Thing-1982-kurt-russellThe aura of paranoia works in tandem with one of the film’s most remarkable feats: a cast of characters who are fascinating despite viewers knowing nothing about their lives beyond their actions at the outpost. The actors invest their parts with personality that makes backgrounds unnecessary for the basic task of telling the characters apart. Protagonist and station pilot R. J. MacReady (Kurt Russell) first appears playing chess with a computer. He thinks he’s close to winning the match, but when the computer pulls a surprise checkmate, he calls the machine a “cheating bitch” and pours whiskey into the motherboard, shorting it out. Right there, we know all we need to about MacReady. He strategizes, but he’s not perfect at it. He doesn’t like to lose. He drinks too much. And he’ll torch the property if he damn well feels like it, hinting that he’s likely to be one of the final survivors. (And, indeed, he torches the place to “win” against the Thing, even though it means he’ll die afterward.)

This character shorthand used for MacReady appears with the rest of the Outpost #31 crew. Radio operator Windows (Thomas Waite) wears sunglasses indoors while staring blankly at his equipment, unable to communicate with anybody else in the emptiness of the world. Fuchs (Joel Polis) shows the most scientific caution and concern, which may explain the quick thinking to immolate himself before he could be Thing-assimilated. Nauls (T. K. Carter) is the young kid who roller skates on the job and doesn’t take his assignment too seriously. Palmer (David Clennon) is a stoner whom nobody else takes seriously. Garry (Donald Moffat) wants to be an impressive leader and is itching to use his gun at some point, and he’s known Bennings for a decade (this is the most backstory anybody gets). Childs (David Keith) is fast to anger and has something against MacReady. Sled dog handler Clark (Richard Masur) is soft-spoken and only relates well to the dogs.

Behind all these men lurks the question: why did each choose to do a winter-over in Antarctica? It’s a lonely job in the most hostile terrestrial environment on the planet. These men are either fleeing something or believe the rest of the world has nothing to offer them. Combine this with the character tics and the across the board excellent performances and there’s no need to spell out anything for viewers. The characters work even though Screenplay 101 wisdom says they shouldn’t.

Thing-1982-spaceship-siteThe absence of character specifics makes the identity paranoia more acute. Who are these people, really? In fact, are they really people? Both the audience and the characters throw the same suspicious glances at the crew of Outpost #31 as the tension starts to ratchet up, wondering if we know enough about any of them to say for certain, the way MacReady does in the mid-film moment when the danger turns explicit, “I know I’m human.”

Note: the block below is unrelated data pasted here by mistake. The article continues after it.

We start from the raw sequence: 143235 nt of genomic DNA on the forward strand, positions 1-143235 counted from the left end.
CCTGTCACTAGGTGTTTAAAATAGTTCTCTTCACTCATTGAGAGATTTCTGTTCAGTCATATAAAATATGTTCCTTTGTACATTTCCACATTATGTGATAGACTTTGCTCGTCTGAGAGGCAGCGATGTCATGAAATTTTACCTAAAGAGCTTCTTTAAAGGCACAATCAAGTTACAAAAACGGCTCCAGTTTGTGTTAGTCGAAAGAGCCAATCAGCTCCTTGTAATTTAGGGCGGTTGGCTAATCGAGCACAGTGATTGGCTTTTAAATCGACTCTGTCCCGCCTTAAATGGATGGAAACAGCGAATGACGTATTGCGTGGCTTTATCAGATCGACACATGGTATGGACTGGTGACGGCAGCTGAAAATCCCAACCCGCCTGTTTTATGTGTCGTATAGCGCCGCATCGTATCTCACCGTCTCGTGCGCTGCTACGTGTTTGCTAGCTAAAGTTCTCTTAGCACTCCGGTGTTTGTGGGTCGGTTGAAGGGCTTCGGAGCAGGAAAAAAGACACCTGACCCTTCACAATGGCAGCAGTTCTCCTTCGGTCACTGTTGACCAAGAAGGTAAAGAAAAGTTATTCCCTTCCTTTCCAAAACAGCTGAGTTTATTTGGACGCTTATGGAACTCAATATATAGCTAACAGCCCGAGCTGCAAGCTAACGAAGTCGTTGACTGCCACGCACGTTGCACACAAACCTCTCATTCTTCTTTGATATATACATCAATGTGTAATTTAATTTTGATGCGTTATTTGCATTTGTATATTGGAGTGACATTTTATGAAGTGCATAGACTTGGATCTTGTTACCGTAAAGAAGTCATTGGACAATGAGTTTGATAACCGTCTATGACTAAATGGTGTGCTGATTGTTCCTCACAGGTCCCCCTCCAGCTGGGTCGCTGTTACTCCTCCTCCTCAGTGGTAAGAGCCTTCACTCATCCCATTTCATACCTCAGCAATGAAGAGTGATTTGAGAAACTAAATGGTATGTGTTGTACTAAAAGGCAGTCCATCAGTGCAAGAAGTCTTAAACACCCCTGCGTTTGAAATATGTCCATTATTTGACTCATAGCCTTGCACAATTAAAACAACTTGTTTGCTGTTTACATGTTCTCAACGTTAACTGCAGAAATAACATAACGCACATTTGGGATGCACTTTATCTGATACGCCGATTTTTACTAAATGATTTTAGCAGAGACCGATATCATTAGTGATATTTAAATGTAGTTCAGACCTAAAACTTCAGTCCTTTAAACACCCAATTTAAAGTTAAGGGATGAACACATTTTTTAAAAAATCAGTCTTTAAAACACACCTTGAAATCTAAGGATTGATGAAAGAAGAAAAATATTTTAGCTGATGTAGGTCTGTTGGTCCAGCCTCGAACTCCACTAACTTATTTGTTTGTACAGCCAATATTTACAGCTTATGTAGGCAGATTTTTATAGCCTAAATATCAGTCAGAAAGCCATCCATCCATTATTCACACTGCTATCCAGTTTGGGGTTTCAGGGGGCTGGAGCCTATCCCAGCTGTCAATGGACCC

One of the criticisms I had about The Fog was the hash of questions it leaves hanging. With The Thing, purposeful ambiguity shows what it can do: numerous questions are left behind, but none interferes with the movie as it runs, and they contribute to discussion of it afterward. Was Palmer or Norris the first person the Dog-Thing assimilated? (I.e. whose shadow was on the wall?) At what point was Blair assimilated and how? Did Fuchs burn himself up to prevent an attack by the Thing, or was it an accident? What happened to Nauls in the finale? Was the figure seen running to the generator Childs or Blair? Why was the Thing on the crashed spacecraft in the first place and what was its purpose — passenger, prisoner, bio-weapon, infiltrator, pilot? What exactly happened at the Norwegian base? (Ignore this; everybody else does.) Is Childs a Thing at the end? These are the right types of questions a film like this should leave unanswered; they contribute to the ambiance of paranoia and fear and provide fuel for late-night dorm debates.

(Here’s another one: When Norris-Thing refuses to take over command when offered — “I’m just not up to it” — is that the Thing using a diversionary strategy, or is the Norris-Thing not 100% aware it’s an assimilation and is using Norris’s memories too effectively? You can get a thesis paper out of diving into the nature of identity on that question alone.)

After the success of Halloween, Carpenter was pegged as a master of suspense and an up-and-coming Hitchcock disciple, a description he wasn’t fond of since he saw himself more in the melodramatic mode of Howard Hawks and John Ford. But he could handle suspense brilliantly, and The Thing contains a number of sequences that are all-timers for shredding viewers’ nerves: A nearly frozen and desperate MacReady threatening to dynamite everyone, leading right to the gnarly defibrillator VFX sequence. The tense stand-off with the gun over the blood bank and who had access to it. Fuchs following a shadow into the Antarctic night and finding … (?) MacReady, Garry, and Nauls making the final run to dynamite the camp when they don’t know the location of the Blair-Thing.

Thing-1982-fuchs-burnedBut it’s the blood-test scene that takes the top prize. MacReady devises a test to scare out the Thing from its current skin-sack hiding spot by sticking blood samples from each of the men with a hot wire. Arguably the best scene Carpenter ever shot, it’s a masterclass in pacing, editing, characters in conflict, and careful misdirection that jacks the paranoia to a fever pitch. Like the best suspense scenes, it still works even the hundredth time you see it.

As for the visual effects … It feels silly to point out the magnitude of brilliance of the practical transformation effects by Rob Bottin’s team (with help from Stan Winston, who handled the kennel sequence) achieved through prosthetics, robotics, makeup, and air bladders. The Thing is the reference point for the power of practical VFX work and one of the first bullet points under lists of “Why Visual Effects Are Works of Art.” Even if The Thing failed in other aspects, the effects would still hold a special place in history. And who doesn’t love the stunner when the Thing turns Norris’s stomach into a set of giant teeth that tear Copper’s arms off? Now that’s showmanship!